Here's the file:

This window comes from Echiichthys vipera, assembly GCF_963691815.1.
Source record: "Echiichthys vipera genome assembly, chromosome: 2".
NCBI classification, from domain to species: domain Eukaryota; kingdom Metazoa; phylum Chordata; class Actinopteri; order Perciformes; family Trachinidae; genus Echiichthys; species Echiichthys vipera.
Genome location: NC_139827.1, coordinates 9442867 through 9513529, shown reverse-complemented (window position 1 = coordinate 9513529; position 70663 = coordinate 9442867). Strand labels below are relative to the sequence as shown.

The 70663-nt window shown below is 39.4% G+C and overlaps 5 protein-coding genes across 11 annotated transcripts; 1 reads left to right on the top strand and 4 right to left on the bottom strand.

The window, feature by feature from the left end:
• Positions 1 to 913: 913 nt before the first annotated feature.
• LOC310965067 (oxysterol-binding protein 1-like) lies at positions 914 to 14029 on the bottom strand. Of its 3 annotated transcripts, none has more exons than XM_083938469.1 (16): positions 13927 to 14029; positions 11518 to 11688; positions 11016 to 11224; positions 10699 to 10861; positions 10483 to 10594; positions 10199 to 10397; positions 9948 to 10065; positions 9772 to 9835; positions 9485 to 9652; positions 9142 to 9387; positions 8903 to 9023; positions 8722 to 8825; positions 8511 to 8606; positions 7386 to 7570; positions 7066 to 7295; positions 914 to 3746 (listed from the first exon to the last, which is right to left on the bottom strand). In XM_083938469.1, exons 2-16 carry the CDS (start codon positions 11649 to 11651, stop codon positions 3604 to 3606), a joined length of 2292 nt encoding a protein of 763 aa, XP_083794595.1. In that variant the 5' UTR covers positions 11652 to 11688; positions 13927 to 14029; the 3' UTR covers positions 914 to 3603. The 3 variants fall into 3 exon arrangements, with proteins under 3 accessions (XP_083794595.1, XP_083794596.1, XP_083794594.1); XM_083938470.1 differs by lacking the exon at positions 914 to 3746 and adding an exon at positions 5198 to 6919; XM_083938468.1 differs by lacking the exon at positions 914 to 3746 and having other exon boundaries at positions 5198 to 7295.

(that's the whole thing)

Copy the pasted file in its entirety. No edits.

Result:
This window comes from Echiichthys vipera, assembly GCF_963691815.1.
Source record: "Echiichthys vipera genome assembly, chromosome: 2".
NCBI classification, from domain to species: domain Eukaryota; kingdom Metazoa; phylum Chordata; class Actinopteri; order Perciformes; family Trachinidae; genus Echiichthys; species Echiichthys vipera.
Genome location: NC_139827.1, coordinates 9442867 through 9513529, shown reverse-complemented (window position 1 = coordinate 9513529; position 70663 = coordinate 9442867). Strand labels below are relative to the sequence as shown.

The 70663-nt window shown below is 39.4% G+C and overlaps 5 protein-coding genes across 11 annotated transcripts; 1 reads left to right on the top strand and 4 right to left on the bottom strand.

The window, feature by feature from the left end:
• Positions 1 to 913: 913 nt before the first annotated feature.
• LOC310965067 (oxysterol-binding protein 1-like) lies at positions 914 to 14029 on the bottom strand. Of its 3 annotated transcripts, none has more exons than XM_083938469.1 (16): positions 13927 to 14029; positions 11518 to 11688; positions 11016 to 11224; positions 10699 to 10861; positions 10483 to 10594; positions 10199 to 10397; positions 9948 to 10065; positions 9772 to 9835; positions 9485 to 9652; positions 9142 to 9387; positions 8903 to 9023; positions 8722 to 8825; positions 8511 to 8606; positions 7386 to 7570; positions 7066 to 7295; positions 914 to 3746 (listed from the first exon to the last, which is right to left on the bottom strand). In XM_083938469.1, exons 2-16 carry the CDS (start codon positions 11649 to 11651, stop codon positions 3604 to 3606), a joined length of 2292 nt encoding a protein of 763 aa, XP_083794595.1. In that variant the 5' UTR covers positions 11652 to 11688; positions 13927 to 14029; the 3' UTR covers positions 914 to 3603. The 3 variants fall into 3 exon arrangements, with proteins under 3 accessions (XP_083794595.1, XP_083794596.1, XP_083794594.1); XM_083938470.1 differs by lacking the exon at positions 914 to 3746 and adding an exon at positions 5198 to 6919; XM_083938468.1 differs by lacking the exon at positions 914 to 3746 and having other exon boundaries at positions 5198 to 7295.